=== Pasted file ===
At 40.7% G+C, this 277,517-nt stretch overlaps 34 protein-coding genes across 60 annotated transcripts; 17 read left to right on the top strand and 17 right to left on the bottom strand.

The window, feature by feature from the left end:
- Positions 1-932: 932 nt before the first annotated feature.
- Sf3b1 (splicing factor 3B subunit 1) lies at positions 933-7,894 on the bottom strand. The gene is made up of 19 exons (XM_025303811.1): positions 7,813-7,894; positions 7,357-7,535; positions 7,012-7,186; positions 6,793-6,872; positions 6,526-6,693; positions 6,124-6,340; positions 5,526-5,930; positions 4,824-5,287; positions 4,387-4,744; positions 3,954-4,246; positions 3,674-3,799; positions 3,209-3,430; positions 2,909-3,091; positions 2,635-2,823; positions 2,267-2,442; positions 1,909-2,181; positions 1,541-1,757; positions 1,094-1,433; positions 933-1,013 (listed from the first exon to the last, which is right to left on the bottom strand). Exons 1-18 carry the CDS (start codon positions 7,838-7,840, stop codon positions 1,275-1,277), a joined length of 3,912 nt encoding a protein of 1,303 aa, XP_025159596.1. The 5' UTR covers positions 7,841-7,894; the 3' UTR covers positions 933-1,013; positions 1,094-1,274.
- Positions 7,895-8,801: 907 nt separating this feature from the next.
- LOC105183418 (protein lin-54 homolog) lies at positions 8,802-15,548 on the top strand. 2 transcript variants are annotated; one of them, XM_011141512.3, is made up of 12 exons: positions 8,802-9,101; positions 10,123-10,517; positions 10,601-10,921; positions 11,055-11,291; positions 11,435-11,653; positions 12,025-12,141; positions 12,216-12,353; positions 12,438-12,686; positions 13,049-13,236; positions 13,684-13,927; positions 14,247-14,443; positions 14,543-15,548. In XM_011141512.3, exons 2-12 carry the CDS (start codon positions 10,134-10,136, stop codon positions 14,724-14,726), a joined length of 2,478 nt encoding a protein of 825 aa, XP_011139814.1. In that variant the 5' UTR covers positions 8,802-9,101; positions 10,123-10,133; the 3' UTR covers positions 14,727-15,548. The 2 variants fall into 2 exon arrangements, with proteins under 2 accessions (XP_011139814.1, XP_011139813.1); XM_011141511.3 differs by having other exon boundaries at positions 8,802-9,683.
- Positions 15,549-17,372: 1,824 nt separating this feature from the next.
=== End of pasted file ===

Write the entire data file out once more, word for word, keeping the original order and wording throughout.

At 40.7% G+C, this 277,517-nt stretch overlaps 34 protein-coding genes across 60 annotated transcripts; 17 read left to right on the top strand and 17 right to left on the bottom strand.

The window, feature by feature from the left end:
- Positions 1-932: 932 nt before the first annotated feature.
- Sf3b1 (splicing factor 3B subunit 1) lies at positions 933-7,894 on the bottom strand. The gene is made up of 19 exons (XM_025303811.1): positions 7,813-7,894; positions 7,357-7,535; positions 7,012-7,186; positions 6,793-6,872; positions 6,526-6,693; positions 6,124-6,340; positions 5,526-5,930; positions 4,824-5,287; positions 4,387-4,744; positions 3,954-4,246; positions 3,674-3,799; positions 3,209-3,430; positions 2,909-3,091; positions 2,635-2,823; positions 2,267-2,442; positions 1,909-2,181; positions 1,541-1,757; positions 1,094-1,433; positions 933-1,013 (listed from the first exon to the last, which is right to left on the bottom strand). Exons 1-18 carry the CDS (start codon positions 7,838-7,840, stop codon positions 1,275-1,277), a joined length of 3,912 nt encoding a protein of 1,303 aa, XP_025159596.1. The 5' UTR covers positions 7,841-7,894; the 3' UTR covers positions 933-1,013; positions 1,094-1,274.
- Positions 7,895-8,801: 907 nt separating this feature from the next.
- LOC105183418 (protein lin-54 homolog) lies at positions 8,802-15,548 on the top strand. 2 transcript variants are annotated; one of them, XM_011141512.3, is made up of 12 exons: positions 8,802-9,101; positions 10,123-10,517; positions 10,601-10,921; positions 11,055-11,291; positions 11,435-11,653; positions 12,025-12,141; positions 12,216-12,353; positions 12,438-12,686; positions 13,049-13,236; positions 13,684-13,927; positions 14,247-14,443; positions 14,543-15,548. In XM_011141512.3, exons 2-12 carry the CDS (start codon positions 10,134-10,136, stop codon positions 14,724-14,726), a joined length of 2,478 nt encoding a protein of 825 aa, XP_011139814.1. In that variant the 5' UTR covers positions 8,802-9,101; positions 10,123-10,133; the 3' UTR covers positions 14,727-15,548. The 2 variants fall into 2 exon arrangements, with proteins under 2 accessions (XP_011139814.1, XP_011139813.1); XM_011141511.3 differs by having other exon boundaries at positions 8,802-9,683.
- Positions 15,549-17,372: 1,824 nt separating this feature from the next.